Wine connects Georgia and Korea, and connecting the two countries with completely different cultures is the goal of Georgia‘s National Wine Agency, says the agency’s Deputy Chairman Davit Tkemaladze.
Tkemaladze visited Seoul to support his country’s wine producers in exploring the Korean market and presenting Georgian wine to Korean consumers.
“Wine connects Georgia and Korea,” he said, drawing a comparison to the historical legacy of Georgia’s unique winemaking process and Korea’s indigenous kimchi.
“Georgian wine, its culture and authenticity dates back eight millennia,” said Tkemaladze, stressing Georgia has 525 varieties of indigenous grapes, despite its small geographical size.
“One-hundred Georgian wines are used commercially, while rest are kept in Georgian governmental collections,” he said, describing Georgia’s 8,000 years of uninterrupted, scientifically proven vine-growing and winemaking tradition.
“Georgian wine is not just another product, it’s history and culture of Georgia,” said the deputy chairman.
He said that wines differ greatly in style and character from region to region and with the diversity of its autochthonous grapes, Georgia has the unique method of Qvevri winemaking, which has been recognized by UNESCO as Intangible Cultural Heritage since 2013.
According to Tkemaladze, Georgia offers huge potential for wine tourism with its cuisine, hospitality and unique, diverse landscape.
He said that with growing family wineries with guesthouses and bigger productions with wine tours over the last 10-15 years, wine tourism specifically has developed.
“There is a huge potential for wine tourism to develop even further,” Tkemaladze said.
He stressed that the Georgian government’s wine agency is making special efforts to enter markets such as Korea, Japan and China and applying its strategy to support and promote the Georgian wine phenomenon worldwide.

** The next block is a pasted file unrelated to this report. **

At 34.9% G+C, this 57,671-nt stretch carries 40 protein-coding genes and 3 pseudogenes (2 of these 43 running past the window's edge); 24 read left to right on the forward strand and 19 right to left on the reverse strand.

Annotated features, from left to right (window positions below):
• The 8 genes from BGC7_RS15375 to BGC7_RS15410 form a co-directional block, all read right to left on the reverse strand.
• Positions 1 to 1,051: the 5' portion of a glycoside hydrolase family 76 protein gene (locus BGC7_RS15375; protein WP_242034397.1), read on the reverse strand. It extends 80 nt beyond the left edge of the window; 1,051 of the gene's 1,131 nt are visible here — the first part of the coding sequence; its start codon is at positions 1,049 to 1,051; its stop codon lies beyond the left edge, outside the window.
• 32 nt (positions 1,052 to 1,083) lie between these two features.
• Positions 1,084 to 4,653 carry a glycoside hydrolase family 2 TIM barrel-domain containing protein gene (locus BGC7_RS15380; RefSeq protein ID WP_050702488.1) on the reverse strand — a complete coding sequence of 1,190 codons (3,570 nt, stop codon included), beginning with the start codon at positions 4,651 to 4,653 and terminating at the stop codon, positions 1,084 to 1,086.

“Korea, with its rich traditions and delicious cuisine, has a tremendous potential for making Georgian wine a part of everyday life,” he said.
“Korean people are constantly looking for new tastes,” said Tkemaladze, highlighting an ever-growing demand for Georgian flavors in Korea.
The Georgian Embassy in Korea, Georgia National Wine Agency and Ministry of Environmental Protection and Agriculture, together with Georgian wineries, would facilitate quality and authentic products to Korean consumers, according to Tkemaladze.
“Wine made in a Qvevri has had the biggest attention around the world, especially over the last decade,” he said.
Qveri are large clay pots used to ferment and age the wine in Georgia. Tkemaladze said that varieties include dry tannic skin-contact wines such as Qvevri Rkatsiteli, Kisi, Mtsvane Goruli, Saperavi, Aleksandrouli and Shavkapito to luscious naturally medium-sweets such as Tvishi, Khvanchkara and Usakhelouri.
“Georgian wine has a great potential to be paired with any Korean dish, also be enjoyed as an aperitif,” he emphasized.
Georgian Ambassador to Korea Otar Berdzenishvili also intervened during the interview, saying the free trade agreement likely to be concluded soon would further facilitate wine to Korean consumers.
According to Berdzenishvili, Georgia managed to positively conclude a feasibility study on opening free trade agreement talks with the Korean government.
“It gives us confidence to move our cooperation to the next level,” said Berdzenishvil, adding that Georgia is to soon start negotiations with President Yoon Suk-yeol’s administration.
“FTA will open new horizons to the people-to-people connections,” the ambassador said.
By Sanjay Kumar (firstname.lastname@example.org